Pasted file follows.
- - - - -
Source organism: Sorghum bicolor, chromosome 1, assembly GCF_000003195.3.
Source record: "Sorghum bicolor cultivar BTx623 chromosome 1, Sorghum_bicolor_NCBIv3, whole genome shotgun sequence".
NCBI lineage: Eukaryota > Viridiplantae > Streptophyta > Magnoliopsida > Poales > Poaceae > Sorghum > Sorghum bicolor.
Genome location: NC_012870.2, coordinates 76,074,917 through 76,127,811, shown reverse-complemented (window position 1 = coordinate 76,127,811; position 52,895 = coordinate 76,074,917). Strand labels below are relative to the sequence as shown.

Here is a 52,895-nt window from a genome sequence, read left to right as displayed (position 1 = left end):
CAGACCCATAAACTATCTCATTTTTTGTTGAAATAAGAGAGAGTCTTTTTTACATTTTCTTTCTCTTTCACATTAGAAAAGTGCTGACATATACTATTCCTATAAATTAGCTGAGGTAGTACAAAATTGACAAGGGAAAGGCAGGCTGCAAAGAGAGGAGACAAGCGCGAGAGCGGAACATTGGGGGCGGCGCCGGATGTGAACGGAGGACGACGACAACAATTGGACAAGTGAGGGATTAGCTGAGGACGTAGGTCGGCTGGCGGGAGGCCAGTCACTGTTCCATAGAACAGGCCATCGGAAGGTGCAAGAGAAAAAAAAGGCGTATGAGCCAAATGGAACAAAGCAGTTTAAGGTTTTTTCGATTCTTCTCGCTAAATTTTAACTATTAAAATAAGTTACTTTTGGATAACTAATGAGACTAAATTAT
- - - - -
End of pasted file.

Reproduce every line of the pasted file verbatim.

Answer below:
Source organism: Sorghum bicolor, chromosome 1, assembly GCF_000003195.3.
Source record: "Sorghum bicolor cultivar BTx623 chromosome 1, Sorghum_bicolor_NCBIv3, whole genome shotgun sequence".
NCBI lineage: Eukaryota > Viridiplantae > Streptophyta > Magnoliopsida > Poales > Poaceae > Sorghum > Sorghum bicolor.
Genome location: NC_012870.2, coordinates 76,074,917 through 76,127,811, shown reverse-complemented (window position 1 = coordinate 76,127,811; position 52,895 = coordinate 76,074,917). Strand labels below are relative to the sequence as shown.

Here is a 52,895-nt window from a genome sequence, read left to right as displayed (position 1 = left end):
CAGACCCATAAACTATCTCATTTTTTGTTGAAATAAGAGAGAGTCTTTTTTACATTTTCTTTCTCTTTCACATTAGAAAAGTGCTGACATATACTATTCCTATAAATTAGCTGAGGTAGTACAAAATTGACAAGGGAAAGGCAGGCTGCAAAGAGAGGAGACAAGCGCGAGAGCGGAACATTGGGGGCGGCGCCGGATGTGAACGGAGGACGACGACAACAATTGGACAAGTGAGGGATTAGCTGAGGACGTAGGTCGGCTGGCGGGAGGCCAGTCACTGTTCCATAGAACAGGCCATCGGAAGGTGCAAGAGAAAAAAAAGGCGTATGAGCCAAATGGAACAAAGCAGTTTAAGGTTTTTTCGATTCTTCTCGCTAAATTTTAACTATTAAAATAAGTTACTTTTGGATAACTAATGAGACTAAATTAT